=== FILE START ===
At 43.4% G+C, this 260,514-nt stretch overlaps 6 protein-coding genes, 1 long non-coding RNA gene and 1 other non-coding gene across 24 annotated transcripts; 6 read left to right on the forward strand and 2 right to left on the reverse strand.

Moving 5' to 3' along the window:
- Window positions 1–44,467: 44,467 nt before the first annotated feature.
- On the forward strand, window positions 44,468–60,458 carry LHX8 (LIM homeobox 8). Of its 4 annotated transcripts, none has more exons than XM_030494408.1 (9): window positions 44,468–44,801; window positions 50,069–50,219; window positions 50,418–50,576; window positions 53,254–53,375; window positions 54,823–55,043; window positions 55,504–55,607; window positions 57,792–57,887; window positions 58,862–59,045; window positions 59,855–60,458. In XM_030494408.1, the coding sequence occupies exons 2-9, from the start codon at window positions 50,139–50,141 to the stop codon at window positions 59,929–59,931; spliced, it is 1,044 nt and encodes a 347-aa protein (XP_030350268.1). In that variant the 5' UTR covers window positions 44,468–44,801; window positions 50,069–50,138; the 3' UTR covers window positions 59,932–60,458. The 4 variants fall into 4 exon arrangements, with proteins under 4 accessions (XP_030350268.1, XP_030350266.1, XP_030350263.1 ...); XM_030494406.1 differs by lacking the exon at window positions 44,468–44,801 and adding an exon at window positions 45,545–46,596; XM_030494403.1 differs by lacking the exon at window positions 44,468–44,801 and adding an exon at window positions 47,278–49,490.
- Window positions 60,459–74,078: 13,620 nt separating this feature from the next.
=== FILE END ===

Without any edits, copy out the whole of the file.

At 43.4% G+C, this 260,514-nt stretch overlaps 6 protein-coding genes, 1 long non-coding RNA gene and 1 other non-coding gene across 24 annotated transcripts; 6 read left to right on the forward strand and 2 right to left on the reverse strand.

Moving 5' to 3' along the window:
- Window positions 1–44,467: 44,467 nt before the first annotated feature.
- On the forward strand, window positions 44,468–60,458 carry LHX8 (LIM homeobox 8). Of its 4 annotated transcripts, none has more exons than XM_030494408.1 (9): window positions 44,468–44,801; window positions 50,069–50,219; window positions 50,418–50,576; window positions 53,254–53,375; window positions 54,823–55,043; window positions 55,504–55,607; window positions 57,792–57,887; window positions 58,862–59,045; window positions 59,855–60,458. In XM_030494408.1, the coding sequence occupies exons 2-9, from the start codon at window positions 50,139–50,141 to the stop codon at window positions 59,929–59,931; spliced, it is 1,044 nt and encodes a 347-aa protein (XP_030350268.1). In that variant the 5' UTR covers window positions 44,468–44,801; window positions 50,069–50,138; the 3' UTR covers window positions 59,932–60,458. The 4 variants fall into 4 exon arrangements, with proteins under 4 accessions (XP_030350268.1, XP_030350266.1, XP_030350263.1 ...); XM_030494406.1 differs by lacking the exon at window positions 44,468–44,801 and adding an exon at window positions 45,545–46,596; XM_030494403.1 differs by lacking the exon at window positions 44,468–44,801 and adding an exon at window positions 47,278–49,490.
- Window positions 60,459–74,078: 13,620 nt separating this feature from the next.